Both these SoCs (PD and CD) are instantiated in a top level device called the E-Device(ED) in the verification testbench. The ED is a topmost level module created to instantiate the SoCs and connects all the SoC-1(/2) to SoC-2(/1) signals. These signals are further connected in the SoC-1(PD) and SoC-2(CD) top modules for further connectivity within the SoCs
The main objective was to develop a modular approach for testbench so that PD (SoC-1) stimulus could be reused in ED testbench environment. The ED testbench is nothing but an augmented version of the PD testbench incorporating the CD testbench as well.
Need for testbench to cater multiple SoCs
Following things were taken into consideration while bringing up the ED testbench
- Since the E-Device(ED) will be used for development (which involves customer application debug) and the Production Device (PD) for the product (final product at the customer’s hand), they must be functionally equivalent to guarantee that the developed application will run exactly in the same way.
- Both PD and CD SoC verification use VIPs to reproduce the behavior of each other when verified standalone. This can mask timing problems between the SoCs. To solve this all the connections between the SoCs (PD and CD) are checked and verified without the use of such VIPs
- All differences between PD and ED are debug-related so all the debug tests are run from the debugging module (CD) side that must have full control over the PD SoC (supply, reset, boot).
Testbench Development Flow
The development of the testbench started by removing the VIPs connected with the copper pillars and including the same instances as used in the CD testbench into ED testbench. The modifications included the hierarchy changes as another top level (ED) has been created, updating the testbench classes, drivers, etc. and inclusion of the new ED specific VIPs. The figures 3, 4 and 5 explain the concepts.
Figure 3 Testbench Architecture of P-Device
Figure 4 Testbench Architecture of C-Device
Both CD and PD have separate monitors, drivers, and checkers along with their reset driver. But in ED, a single reset driver was created. In ED, each monitor and driver has to be enabled or disabled based upon which device is ON. And if both are working together (in debug and calibration cases) every driver and monitor becomes active. This was again controlled with the help of PRU unit.
Figure 5 Testbench Architecture of E-Device
Challenges and Solutions:
1. Huge runtime:
Since multiple SoCs in the ED testbench environment becomes a complex design, simulation time is significantly increased.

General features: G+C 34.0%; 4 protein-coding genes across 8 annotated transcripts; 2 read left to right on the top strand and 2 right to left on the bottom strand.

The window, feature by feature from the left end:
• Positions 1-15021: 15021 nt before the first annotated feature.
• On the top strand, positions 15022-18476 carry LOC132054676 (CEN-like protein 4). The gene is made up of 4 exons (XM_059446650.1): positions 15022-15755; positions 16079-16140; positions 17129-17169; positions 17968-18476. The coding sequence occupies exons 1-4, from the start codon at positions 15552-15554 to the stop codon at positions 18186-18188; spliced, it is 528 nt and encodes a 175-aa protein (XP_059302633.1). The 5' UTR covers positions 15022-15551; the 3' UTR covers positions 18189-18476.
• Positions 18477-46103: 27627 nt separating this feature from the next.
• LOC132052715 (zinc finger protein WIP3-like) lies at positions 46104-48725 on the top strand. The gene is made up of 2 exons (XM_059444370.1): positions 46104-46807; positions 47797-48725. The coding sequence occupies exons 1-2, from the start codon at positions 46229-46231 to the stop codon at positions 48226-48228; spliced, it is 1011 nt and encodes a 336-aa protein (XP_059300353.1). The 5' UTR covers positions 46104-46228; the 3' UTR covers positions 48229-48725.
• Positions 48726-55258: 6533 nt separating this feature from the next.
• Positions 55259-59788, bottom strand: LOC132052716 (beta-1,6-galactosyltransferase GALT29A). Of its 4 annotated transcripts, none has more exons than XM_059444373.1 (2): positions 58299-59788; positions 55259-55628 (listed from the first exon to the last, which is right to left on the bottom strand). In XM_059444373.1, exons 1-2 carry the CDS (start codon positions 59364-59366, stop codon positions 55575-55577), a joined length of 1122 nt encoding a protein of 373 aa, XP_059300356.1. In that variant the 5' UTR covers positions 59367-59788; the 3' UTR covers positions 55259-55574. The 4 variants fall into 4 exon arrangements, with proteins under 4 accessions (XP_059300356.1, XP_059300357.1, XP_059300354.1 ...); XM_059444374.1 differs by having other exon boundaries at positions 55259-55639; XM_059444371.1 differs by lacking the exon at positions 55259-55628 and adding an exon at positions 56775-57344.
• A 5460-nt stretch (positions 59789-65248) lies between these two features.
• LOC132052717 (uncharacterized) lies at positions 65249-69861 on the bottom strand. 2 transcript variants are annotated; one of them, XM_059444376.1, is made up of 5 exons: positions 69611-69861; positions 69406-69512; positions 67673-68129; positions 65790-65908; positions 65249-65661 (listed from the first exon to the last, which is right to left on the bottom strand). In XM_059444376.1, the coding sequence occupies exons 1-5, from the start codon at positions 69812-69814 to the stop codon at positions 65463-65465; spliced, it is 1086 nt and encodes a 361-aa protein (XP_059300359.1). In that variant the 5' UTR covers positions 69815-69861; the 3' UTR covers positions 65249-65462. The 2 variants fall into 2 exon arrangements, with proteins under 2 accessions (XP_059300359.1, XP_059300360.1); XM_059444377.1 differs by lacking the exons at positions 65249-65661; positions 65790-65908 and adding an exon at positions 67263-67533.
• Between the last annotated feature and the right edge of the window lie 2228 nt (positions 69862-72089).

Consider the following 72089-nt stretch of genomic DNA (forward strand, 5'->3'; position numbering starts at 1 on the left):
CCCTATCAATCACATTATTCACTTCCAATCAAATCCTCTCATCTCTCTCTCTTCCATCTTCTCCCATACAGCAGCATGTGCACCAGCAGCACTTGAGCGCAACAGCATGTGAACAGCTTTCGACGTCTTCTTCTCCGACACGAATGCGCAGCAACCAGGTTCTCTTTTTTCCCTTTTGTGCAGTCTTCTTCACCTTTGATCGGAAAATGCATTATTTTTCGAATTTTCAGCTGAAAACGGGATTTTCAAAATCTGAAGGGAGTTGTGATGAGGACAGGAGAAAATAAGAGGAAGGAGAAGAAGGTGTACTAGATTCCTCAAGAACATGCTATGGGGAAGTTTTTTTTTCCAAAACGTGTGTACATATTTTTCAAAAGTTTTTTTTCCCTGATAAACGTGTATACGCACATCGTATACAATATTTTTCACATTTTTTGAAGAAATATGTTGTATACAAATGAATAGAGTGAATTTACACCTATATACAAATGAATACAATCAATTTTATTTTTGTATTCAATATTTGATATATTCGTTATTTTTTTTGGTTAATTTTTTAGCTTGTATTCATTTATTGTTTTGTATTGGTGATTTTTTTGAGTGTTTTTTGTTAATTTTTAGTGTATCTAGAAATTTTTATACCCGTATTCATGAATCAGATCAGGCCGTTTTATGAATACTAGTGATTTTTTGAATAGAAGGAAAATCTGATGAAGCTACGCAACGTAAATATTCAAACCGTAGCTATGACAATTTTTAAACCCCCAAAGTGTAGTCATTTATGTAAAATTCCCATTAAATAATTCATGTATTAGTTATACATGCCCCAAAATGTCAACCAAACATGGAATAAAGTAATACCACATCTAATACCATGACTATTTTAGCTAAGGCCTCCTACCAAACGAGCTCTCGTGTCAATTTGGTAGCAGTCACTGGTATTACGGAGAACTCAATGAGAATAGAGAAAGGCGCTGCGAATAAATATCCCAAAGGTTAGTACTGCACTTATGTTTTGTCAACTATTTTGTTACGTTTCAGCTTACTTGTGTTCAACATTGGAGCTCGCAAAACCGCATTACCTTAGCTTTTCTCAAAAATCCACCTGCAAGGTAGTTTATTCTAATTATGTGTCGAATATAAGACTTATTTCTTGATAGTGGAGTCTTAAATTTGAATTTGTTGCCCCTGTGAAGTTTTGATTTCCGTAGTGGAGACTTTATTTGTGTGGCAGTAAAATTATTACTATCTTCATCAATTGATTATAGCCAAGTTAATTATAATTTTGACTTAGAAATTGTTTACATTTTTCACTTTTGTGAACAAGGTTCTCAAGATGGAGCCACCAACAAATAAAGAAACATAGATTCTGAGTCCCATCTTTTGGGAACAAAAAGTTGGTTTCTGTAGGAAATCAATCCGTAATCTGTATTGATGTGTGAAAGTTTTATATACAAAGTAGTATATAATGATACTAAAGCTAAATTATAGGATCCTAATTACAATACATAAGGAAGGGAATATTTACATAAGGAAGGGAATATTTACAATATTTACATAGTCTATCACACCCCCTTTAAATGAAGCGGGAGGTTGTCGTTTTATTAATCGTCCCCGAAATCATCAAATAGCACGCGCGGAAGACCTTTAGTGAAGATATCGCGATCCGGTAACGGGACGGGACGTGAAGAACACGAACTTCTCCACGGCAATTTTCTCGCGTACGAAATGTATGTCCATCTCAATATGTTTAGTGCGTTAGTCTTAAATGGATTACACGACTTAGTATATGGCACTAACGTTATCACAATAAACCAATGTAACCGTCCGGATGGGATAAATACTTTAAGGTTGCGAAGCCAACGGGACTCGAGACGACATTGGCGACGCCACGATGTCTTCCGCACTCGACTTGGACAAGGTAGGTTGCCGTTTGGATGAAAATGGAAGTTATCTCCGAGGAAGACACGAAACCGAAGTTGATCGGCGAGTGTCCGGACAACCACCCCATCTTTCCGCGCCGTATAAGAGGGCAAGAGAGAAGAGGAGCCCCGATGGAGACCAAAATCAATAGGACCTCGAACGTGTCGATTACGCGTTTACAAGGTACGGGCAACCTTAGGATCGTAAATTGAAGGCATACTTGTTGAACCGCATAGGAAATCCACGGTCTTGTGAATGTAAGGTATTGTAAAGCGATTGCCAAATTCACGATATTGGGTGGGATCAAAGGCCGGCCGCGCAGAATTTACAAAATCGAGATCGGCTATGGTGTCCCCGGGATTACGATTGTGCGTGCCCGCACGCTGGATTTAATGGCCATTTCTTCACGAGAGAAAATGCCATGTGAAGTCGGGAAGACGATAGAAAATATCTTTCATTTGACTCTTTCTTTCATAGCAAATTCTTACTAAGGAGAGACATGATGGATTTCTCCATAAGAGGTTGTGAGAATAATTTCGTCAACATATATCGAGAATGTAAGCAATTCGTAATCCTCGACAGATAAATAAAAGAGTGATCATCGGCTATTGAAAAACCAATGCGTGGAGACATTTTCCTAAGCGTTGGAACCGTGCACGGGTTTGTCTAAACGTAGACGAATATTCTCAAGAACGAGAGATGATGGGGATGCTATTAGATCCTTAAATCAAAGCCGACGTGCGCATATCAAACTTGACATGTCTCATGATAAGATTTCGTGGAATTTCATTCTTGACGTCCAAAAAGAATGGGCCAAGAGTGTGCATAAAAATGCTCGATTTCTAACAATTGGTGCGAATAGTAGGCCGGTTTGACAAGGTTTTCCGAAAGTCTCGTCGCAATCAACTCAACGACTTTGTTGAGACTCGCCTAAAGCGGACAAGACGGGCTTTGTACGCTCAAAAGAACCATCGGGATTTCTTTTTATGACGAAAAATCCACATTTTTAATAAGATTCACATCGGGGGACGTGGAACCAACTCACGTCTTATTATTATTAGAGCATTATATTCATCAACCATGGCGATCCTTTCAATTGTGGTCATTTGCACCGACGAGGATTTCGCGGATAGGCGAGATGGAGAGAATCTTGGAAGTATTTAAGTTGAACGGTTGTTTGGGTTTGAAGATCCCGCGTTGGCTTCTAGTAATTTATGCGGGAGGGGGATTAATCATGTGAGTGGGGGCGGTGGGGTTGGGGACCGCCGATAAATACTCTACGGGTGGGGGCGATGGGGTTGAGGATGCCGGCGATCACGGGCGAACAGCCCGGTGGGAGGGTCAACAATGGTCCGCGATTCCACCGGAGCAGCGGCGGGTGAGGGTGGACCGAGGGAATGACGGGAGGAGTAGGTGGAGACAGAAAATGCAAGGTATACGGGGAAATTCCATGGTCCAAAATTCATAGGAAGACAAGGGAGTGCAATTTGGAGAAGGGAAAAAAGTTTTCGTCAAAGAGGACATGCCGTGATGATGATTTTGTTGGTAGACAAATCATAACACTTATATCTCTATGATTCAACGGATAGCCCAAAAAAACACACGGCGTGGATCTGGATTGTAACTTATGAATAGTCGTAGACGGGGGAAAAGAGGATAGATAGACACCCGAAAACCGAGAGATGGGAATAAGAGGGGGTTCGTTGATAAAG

Solution: Incremental elaboration and single snapshot flow was used to reduce the simulation time.
2. Stimulus reuse:
Since both ED and PD should be functionally equivalent except from debug capability point of view so stimulus has to reused across both. But since hierarchies are different so hierarchy changes need to be carried out.
Solution: ‘defines’ based approach was used. So all the hierarchy changes were controlled through the single topmost ‘define’ file and this file can be easily ported.
3. VIP reuse:
VIPs which are used for PD or CD verification need to be reused at ED level
Solution: Sequences, drivers and monitor are coded with ‘defines’ which can be easily changed as environment changes from PD to ED.
4. Power connectivity and isolation check:
Both PD or CD can be switched ON/OFF independent of each other so isolation between the two needs to be checked properly.
Solution: Power aware simulations were carried out to verify.
This is one of the major advantages of this approach. The main reason for developing a single testbench is reusability. In ED complete testbench of the PD and CD can be reused. Stimulus from the CD and the PD SoC verification could be used to verify PD-CD interconnections with minimum updates.
Presently both the SoCs are verified individually in their separate testbench. Both the testbench use the same VIP versions and the effort to integrate the entire CD testbench was low and easier to execute without causing any modifications in the CD SoC verification.
2. Silicon / Cost saving:
During production phase, only PD will be manufactured as most of customer application debug has happened through ED. So, this will not only reduce the cost of silicon but also other associated cost like Production Engineering, packaging cost which would have been higher if we had provided all the CD functionality in the PD itself.
3. Debug and Calibration enhancement:
Customer can use ED for calibrating and debugging its application because it has faster debug interface in addition to large overlay memories to store trace and calibration data. Once application has become stable fewer debug capabilities are sufficient and hence PD alone can be used.
Nitin Goel: Done B.E. in Electronics and Communication from Netaji Subhash Institute of Technology in 2006, 6+ year of industry Experience in SoC IP and Core Verification, right now working as Senior Design Engineer with Freescale Semiconductor
Amitav Halder: Done B.Tech. in Electronics and Communication from MITS Gwalior in 2004 , 9+ year of Industry Experience in SoC , IP Verification , Right now working as Lead Verification Engineer with Freescale Semiconductor
Aashish Sharma: Done B.E. in Electronics and Communication from Delhi College of Engineering in 2012, 1+ year of experience in SoC verification, right now working as Design Engineer with Freescale Semiconductor